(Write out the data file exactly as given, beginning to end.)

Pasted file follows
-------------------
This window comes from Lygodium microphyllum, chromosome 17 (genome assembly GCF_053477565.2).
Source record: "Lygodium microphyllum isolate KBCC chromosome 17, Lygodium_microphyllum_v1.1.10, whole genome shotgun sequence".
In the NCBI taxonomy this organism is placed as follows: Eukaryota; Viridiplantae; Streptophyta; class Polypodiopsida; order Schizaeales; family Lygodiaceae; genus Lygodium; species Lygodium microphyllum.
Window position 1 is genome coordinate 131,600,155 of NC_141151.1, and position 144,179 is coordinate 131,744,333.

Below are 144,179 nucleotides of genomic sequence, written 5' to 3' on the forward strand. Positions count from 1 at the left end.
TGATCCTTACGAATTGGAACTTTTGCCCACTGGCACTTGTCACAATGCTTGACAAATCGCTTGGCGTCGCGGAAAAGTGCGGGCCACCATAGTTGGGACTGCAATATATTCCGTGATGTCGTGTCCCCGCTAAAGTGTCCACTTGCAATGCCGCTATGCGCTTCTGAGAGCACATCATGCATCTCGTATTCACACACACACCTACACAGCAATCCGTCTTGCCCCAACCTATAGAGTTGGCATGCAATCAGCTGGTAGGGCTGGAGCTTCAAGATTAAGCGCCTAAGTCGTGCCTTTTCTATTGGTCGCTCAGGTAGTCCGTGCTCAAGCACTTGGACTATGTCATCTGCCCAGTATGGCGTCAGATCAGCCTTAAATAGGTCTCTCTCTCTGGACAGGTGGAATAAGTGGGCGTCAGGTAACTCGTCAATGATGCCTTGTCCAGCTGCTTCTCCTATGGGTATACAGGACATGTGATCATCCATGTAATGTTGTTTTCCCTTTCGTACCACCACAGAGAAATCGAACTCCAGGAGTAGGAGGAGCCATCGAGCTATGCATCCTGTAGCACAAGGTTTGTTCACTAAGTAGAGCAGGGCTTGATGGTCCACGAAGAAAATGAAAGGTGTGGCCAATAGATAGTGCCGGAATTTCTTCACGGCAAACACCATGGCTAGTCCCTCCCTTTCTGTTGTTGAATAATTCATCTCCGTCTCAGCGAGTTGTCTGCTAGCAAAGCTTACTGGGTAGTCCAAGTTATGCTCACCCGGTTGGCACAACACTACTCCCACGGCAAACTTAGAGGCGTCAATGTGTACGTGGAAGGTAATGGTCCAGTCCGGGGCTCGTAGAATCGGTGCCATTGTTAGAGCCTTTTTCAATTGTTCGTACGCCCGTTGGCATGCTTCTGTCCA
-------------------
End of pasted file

This window comes from Lygodium microphyllum, chromosome 17 (genome assembly GCF_053477565.2).
Source record: "Lygodium microphyllum isolate KBCC chromosome 17, Lygodium_microphyllum_v1.1.10, whole genome shotgun sequence".
In the NCBI taxonomy this organism is placed as follows: Eukaryota; Viridiplantae; Streptophyta; class Polypodiopsida; order Schizaeales; family Lygodiaceae; genus Lygodium; species Lygodium microphyllum.
Window position 1 is genome coordinate 131,600,155 of NC_141151.1, and position 144,179 is coordinate 131,744,333.

Below are 144,179 nucleotides of genomic sequence, written 5' to 3' on the forward strand. Positions count from 1 at the left end.
TGATCCTTACGAATTGGAACTTTTGCCCACTGGCACTTGTCACAATGCTTGACAAATCGCTTGGCGTCGCGGAAAAGTGCGGGCCACCATAGTTGGGACTGCAATATATTCCGTGATGTCGTGTCCCCGCTAAAGTGTCCACTTGCAATGCCGCTATGCGCTTCTGAGAGCACATCATGCATCTCGTATTCACACACACACCTACACAGCAATCCGTCTTGCCCCAACCTATAGAGTTGGCATGCAATCAGCTGGTAGGGCTGGAGCTTCAAGATTAAGCGCCTAAGTCGTGCCTTTTCTATTGGTCGCTCAGGTAGTCCGTGCTCAAGCACTTGGACTATGTCATCTGCCCAGTATGGCGTCAGATCAGCCTTAAATAGGTCTCTCTCTCTGGACAGGTGGAATAAGTGGGCGTCAGGTAACTCGTCAATGATGCCTTGTCCAGCTGCTTCTCCTATGGGTATACAGGACATGTGATCATCCATGTAATGTTGTTTTCCCTTTCGTACCACCACAGAGAAATCGAACTCCAGGAGTAGGAGGAGCCATCGAGCTATGCATCCTGTAGCACAAGGTTTGTTCACTAAGTAGAGCAGGGCTTGATGGTCCACGAAGAAAATGAAAGGTGTGGCCAATAGATAGTGCCGGAATTTCTTCACGGCAAACACCATGGCTAGTCCCTCCCTTTCTGTTGTTGAATAATTCATCTCCGTCTCAGCGAGTTGTCTGCTAGCAAAGCTTACTGGGTAGTCCAAGTTATGCTCACCCGGTTGGCACAACACTACTCCCACGGCAAACTTAGAGGCGTCAATGTGTACGTGGAAGGTAATGGTCCAGTCCGGGGCTCGTAGAATCGGTGCCATTGTTAGAGCCTTTTTCAATTGTTCGTACGCCCGTTGGCATGCTTCTGTCCA